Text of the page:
The following list of criteria is recommended to guide collection development librarians and preservation librarians in selecting collections of analog materials (including paper, film, audio, and video) for conversion to digital format. Some of the criteria are based on conventional selection and preservation considerations common to all formats; others arise from the opportunities and constraints unique to digital technologies.
The collection to be converted and the digital technology to be used should be evaluated against some or all of the following criteria, depending on the degree of emphasis on collection development, access, and preservation goals. Please note that to date digital technologies have not achieved stability adequate for preservation of analog materials when the digital version is intended to replace, rather than supplement, the analog version.
A. CRITERIA APPLICABLE TO THE COLLECTION TO BE CONVERTED
1. Meets information needs of faculty, students, and scholars within and beyond the UC community.
2. Has advocacy for conversion from one or more broad scholarly constituencies.
3. Has a preservation problem (ie, risk of damage or loss due to high use, poor housing, or physical deterioration).
4. Meets interests of funding agency.
5. Generates institutional prestige.
B. CRITERIA APPLICABLE TO THE DIGITAL VERSION
6. Adds information value over paper-based copies:
- greater currency of information;
- greater functionality such as the ability to invoke linkages to related resources.
7. Contributes to “critical mass” of digital materials in the subject, thereby increasing the value of information.
8. Enjoys a commitment from the Library to its maintenance through time and changes in technology (refreshment and migration), and security threats (natural disaster, machine failure, and intentional corruption of files) based on a Library policy to ensure continuing access to materials of permanent research value that the Library digitizes.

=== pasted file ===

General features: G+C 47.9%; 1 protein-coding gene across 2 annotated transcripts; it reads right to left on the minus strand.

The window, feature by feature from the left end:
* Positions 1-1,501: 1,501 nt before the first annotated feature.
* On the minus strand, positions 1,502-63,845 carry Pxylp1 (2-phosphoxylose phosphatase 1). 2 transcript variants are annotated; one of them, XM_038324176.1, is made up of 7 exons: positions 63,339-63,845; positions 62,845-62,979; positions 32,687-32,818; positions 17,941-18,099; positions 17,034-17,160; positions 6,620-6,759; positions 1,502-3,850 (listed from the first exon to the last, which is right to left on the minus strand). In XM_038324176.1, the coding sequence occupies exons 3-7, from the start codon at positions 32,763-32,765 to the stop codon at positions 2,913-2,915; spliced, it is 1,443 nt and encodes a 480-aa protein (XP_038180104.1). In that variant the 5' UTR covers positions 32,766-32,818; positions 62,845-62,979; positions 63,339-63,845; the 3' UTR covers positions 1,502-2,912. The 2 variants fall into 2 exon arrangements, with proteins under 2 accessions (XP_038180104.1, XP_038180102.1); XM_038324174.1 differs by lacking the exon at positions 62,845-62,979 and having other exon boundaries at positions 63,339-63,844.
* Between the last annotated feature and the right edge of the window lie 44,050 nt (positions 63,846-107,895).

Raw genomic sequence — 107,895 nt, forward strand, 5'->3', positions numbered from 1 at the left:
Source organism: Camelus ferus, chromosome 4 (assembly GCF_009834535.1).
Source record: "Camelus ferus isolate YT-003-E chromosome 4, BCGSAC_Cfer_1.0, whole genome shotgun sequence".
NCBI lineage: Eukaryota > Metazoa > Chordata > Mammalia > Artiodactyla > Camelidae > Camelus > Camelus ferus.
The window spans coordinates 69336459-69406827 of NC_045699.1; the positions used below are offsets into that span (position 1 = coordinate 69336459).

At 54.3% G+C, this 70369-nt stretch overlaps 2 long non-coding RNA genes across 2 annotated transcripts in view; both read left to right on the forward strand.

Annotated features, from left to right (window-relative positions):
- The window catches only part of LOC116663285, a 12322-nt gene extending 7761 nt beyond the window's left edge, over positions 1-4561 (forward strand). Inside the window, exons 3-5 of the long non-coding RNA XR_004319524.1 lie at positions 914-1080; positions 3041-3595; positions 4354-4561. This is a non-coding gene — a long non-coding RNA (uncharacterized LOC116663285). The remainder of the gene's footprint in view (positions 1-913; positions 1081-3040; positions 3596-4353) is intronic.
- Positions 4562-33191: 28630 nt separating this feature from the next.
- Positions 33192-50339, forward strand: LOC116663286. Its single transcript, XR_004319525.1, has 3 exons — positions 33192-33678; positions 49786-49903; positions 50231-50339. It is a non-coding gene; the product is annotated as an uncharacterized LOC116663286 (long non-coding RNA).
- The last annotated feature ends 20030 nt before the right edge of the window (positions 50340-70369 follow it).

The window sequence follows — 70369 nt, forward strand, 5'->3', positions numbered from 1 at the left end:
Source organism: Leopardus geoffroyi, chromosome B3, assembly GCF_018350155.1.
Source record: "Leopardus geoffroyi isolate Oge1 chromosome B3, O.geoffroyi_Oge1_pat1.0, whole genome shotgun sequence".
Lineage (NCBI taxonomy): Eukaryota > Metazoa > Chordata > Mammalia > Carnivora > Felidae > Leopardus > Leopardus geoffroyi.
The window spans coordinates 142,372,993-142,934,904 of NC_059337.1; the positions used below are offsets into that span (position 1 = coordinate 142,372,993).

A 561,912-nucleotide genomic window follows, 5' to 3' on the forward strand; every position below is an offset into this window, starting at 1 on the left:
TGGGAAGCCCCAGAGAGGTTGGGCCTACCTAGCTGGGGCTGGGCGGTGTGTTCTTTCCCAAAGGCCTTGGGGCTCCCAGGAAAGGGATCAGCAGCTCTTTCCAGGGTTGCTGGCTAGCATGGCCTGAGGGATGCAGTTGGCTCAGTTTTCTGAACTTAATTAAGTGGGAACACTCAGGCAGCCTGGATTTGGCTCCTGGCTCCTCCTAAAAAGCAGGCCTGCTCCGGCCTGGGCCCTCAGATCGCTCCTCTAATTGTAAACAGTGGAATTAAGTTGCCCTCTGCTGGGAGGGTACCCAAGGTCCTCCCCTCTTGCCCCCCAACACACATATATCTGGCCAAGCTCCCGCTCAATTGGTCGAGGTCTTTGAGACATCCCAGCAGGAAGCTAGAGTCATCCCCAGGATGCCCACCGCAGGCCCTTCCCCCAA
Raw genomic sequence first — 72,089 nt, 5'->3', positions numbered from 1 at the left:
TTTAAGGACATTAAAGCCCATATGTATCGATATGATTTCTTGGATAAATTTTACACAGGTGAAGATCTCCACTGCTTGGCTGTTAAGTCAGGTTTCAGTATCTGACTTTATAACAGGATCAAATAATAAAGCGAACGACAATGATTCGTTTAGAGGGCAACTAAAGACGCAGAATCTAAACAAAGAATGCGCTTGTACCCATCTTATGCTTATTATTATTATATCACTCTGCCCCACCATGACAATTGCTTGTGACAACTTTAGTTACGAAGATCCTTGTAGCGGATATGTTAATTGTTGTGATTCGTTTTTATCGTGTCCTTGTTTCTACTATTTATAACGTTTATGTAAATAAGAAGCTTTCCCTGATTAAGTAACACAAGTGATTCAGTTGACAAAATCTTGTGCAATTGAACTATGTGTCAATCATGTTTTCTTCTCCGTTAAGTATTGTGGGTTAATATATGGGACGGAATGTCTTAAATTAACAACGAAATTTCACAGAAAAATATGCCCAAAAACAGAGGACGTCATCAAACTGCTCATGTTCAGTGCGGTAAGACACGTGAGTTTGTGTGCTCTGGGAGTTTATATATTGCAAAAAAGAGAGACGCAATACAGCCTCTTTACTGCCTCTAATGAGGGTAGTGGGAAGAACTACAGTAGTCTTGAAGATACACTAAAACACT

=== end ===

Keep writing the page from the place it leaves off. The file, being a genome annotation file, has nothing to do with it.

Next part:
9. Can be captured adequately in digital form, without damage to the originals, to enable the digital document to serve as a surrogate for the original document, thereby reducing demand for (and wear and tear on) the originals.
10. Can be integrated into library service programs.
11. Is accessible from institutionally-supported computing platforms and networked environments conforming to standards in use by the library community.
12. Can be delivered with reasonable speed.
13. Solves technical problems with access to the originals (eg, fragile, large format) and/or consolidates diverse formats (eg, combination of paper and film formats in one bibliographic work).
14. Is controlled by any necessary restrictions to access dictated by the content of the materials.
15. Uses interfaces easy to master by ordinary users.
16. Has appropriate metadata for:
- document identification;
- technical capture information;
- navigation to and within the information resource (e.g., multiple access points, indexing, full-text searching, document structure).
17. Can be authenticated.
18. Meets interests of funding agency.
19. Achieves consonance with consortial and national digital initiatives.
20. Has marketability in digital form and/or creates partnerships with commercial information providers.
For further information, contact:
Barclay W. Ogden, Director
University of California Preservation Program
Last reviewed: March 4, 2004